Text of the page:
Bromelain is not a single substance, but rather a collection of enzymes like rescrcin, and other compounds. It is a mixture of sulfur-containing protein-digesting enzymes—called proteolytic enzymes or proteases—and several other substances in smaller quantities including: peroxidase, acid phosphatase, protease inhibitors, and calcium. It is primarily produced in Japan and Taiwan. Research on bromelain apparently was first conducted in Hawaii but more recently has been conducted in countries in Asia, Europe and Latin America. more...
Germany has recently taken a great interest in bromelain research, where bromelain is currently the 13th most widely used herbal medicine.
Bromelain is present in all parts of the pineapple plant (Ananas comosus) but the stem is the most common commercial source, presumably because it readily available after the fruit has been harvested. Pineapples have had a long tradition as a medicinal plant among the natives of South and Central America. However, just eating pineapple will not give you a great deal of extra bromelain, because it is mostly concentrated in the stem, which is not nearly as tasty (albeit still edible).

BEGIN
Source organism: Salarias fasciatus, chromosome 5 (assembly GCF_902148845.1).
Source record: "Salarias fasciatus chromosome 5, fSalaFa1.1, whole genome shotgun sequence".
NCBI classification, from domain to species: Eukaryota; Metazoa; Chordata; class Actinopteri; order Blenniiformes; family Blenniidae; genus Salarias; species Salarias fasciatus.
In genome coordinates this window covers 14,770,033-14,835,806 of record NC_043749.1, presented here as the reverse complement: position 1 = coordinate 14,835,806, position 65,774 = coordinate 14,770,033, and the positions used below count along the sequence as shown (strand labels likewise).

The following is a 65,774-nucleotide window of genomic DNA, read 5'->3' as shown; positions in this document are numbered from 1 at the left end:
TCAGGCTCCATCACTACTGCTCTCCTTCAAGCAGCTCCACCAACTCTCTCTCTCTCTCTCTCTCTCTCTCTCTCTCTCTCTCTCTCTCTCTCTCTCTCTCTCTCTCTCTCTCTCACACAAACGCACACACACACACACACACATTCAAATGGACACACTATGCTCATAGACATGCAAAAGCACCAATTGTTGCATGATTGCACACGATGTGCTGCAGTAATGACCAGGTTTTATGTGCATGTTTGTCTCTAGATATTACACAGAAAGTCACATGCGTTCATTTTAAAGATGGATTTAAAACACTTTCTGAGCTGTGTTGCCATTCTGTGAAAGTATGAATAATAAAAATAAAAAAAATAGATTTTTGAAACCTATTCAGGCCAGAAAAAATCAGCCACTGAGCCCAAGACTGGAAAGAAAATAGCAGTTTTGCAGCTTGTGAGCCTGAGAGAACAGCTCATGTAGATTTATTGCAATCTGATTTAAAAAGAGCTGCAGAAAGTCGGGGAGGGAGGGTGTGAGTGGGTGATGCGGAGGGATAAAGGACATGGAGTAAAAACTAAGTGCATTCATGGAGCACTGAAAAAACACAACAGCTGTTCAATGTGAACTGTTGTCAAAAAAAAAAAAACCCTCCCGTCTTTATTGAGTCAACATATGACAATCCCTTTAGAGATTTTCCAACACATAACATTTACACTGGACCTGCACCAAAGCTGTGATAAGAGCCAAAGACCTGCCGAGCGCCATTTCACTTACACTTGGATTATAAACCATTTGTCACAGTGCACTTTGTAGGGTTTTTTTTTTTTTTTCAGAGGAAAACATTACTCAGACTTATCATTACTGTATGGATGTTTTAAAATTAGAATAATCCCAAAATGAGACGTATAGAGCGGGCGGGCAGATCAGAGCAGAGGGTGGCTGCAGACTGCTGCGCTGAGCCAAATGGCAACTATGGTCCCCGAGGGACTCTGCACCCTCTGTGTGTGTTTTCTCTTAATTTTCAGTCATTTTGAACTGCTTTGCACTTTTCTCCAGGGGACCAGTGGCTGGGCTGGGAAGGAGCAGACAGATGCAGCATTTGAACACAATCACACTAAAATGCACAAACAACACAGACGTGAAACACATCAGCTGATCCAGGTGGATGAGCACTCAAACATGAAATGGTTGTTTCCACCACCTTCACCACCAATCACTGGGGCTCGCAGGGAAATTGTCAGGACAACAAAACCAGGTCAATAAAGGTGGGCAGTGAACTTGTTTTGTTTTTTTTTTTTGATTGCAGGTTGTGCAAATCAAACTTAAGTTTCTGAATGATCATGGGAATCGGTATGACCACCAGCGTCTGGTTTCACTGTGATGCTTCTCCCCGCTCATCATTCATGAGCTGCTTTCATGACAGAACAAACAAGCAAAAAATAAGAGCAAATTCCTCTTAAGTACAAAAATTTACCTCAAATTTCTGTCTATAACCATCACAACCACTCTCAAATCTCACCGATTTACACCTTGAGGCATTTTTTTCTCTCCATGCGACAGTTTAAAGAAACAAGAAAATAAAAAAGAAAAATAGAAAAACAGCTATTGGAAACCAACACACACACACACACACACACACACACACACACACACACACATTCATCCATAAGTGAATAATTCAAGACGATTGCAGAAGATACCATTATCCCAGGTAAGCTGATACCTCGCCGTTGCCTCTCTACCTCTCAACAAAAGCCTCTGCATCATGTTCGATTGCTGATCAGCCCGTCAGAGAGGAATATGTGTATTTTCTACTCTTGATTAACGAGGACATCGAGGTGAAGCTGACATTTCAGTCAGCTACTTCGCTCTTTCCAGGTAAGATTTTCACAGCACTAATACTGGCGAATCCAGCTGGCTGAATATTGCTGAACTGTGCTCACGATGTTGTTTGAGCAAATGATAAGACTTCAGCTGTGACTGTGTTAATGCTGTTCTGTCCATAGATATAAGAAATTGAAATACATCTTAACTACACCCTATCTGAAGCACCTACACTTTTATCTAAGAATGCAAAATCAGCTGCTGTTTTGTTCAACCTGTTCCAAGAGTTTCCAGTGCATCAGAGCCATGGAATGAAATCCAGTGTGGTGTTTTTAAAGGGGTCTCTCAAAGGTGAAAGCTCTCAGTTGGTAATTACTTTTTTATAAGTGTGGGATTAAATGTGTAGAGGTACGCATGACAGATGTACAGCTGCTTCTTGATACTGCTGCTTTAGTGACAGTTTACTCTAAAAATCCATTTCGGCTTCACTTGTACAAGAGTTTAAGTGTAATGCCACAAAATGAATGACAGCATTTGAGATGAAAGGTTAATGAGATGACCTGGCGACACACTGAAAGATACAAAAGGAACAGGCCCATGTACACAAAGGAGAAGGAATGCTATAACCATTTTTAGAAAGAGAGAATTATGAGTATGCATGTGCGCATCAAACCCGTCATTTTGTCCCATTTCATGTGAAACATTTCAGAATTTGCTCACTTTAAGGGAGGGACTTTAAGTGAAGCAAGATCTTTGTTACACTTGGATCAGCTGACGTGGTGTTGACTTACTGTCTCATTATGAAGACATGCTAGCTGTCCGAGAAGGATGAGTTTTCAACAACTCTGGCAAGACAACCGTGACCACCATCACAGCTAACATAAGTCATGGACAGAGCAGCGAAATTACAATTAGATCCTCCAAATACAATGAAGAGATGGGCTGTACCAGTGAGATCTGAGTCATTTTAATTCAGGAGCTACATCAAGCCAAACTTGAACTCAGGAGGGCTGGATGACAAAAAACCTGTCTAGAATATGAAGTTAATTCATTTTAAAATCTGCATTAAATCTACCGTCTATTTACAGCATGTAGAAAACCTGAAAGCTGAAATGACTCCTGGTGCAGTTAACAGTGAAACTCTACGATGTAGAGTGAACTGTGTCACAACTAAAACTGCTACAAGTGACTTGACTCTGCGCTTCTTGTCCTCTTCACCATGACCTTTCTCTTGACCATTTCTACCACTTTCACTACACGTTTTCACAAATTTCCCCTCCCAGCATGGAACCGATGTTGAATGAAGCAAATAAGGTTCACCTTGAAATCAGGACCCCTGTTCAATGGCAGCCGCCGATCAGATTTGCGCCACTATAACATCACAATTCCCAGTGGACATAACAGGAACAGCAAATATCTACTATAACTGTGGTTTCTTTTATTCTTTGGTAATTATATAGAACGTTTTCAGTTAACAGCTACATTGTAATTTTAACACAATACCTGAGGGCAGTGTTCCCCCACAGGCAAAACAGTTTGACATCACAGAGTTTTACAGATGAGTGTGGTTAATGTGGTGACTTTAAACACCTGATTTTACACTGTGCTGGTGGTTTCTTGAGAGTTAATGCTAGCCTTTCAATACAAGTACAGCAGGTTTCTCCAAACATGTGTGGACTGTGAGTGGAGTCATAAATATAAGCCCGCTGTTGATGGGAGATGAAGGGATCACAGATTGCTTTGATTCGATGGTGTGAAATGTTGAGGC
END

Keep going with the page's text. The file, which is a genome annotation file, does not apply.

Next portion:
Along with papain, bromelain is one of the most popular enzymes for meat tenderizing. Historically, meat tenderizing enzymes were often injected into the muscle of a food animal while it is still living. This practice has been largely discontinused, replaced with various postmortem application methods which are acceptable for lesser quality cuts. Today, approximately 90% of meat tenderizer use is in consumer households. Bromelain is sold in a powdered form, which is combined with a maranade or directly sprinkled on the uncooked meat. The enzyme will penetrate the meat, and by a process called forking, cause the meat to be tender and pallatible when cooked. If the enzyme is allowed to work for too long, the meat may become too "mushy" for many consumers' preferences.
Bromelain can be used in a vast array of medical conditions. It was first introduced in this area in 1957, and works by blocking some proinflammatory metabolites that accelerate and worsen the inflammatory process. It is an anti-inflammatory agent, and so can be used for sports injury, trauma, arthritis, and other kinds of swelling. Its main uses are athletic injuries, digestive problems, phlebitis, sinusitis, and aiding healing after surgery. It has also been proposed in the use of arthritis, chronic venous insufficiency, easy bruising, gout, hemorrhoids, menstrual pain, autoimmune disorders, and ulcerative colitis. Studies have shown that bromelain can also be useful in the reduction of platelet clumping and blood clots in the bloodstream, especially in the arteries. It may even be useful in the treatment of AIDS to stop the spread of HIV. It has no major side effects, except for possible allergic reactions.
Other plant proteases include papain (from the papaya), actinidin (from the kiwi fruit), and ficin (from the fig). These proteases may induce a prickly sensation in the mouth when consumed.
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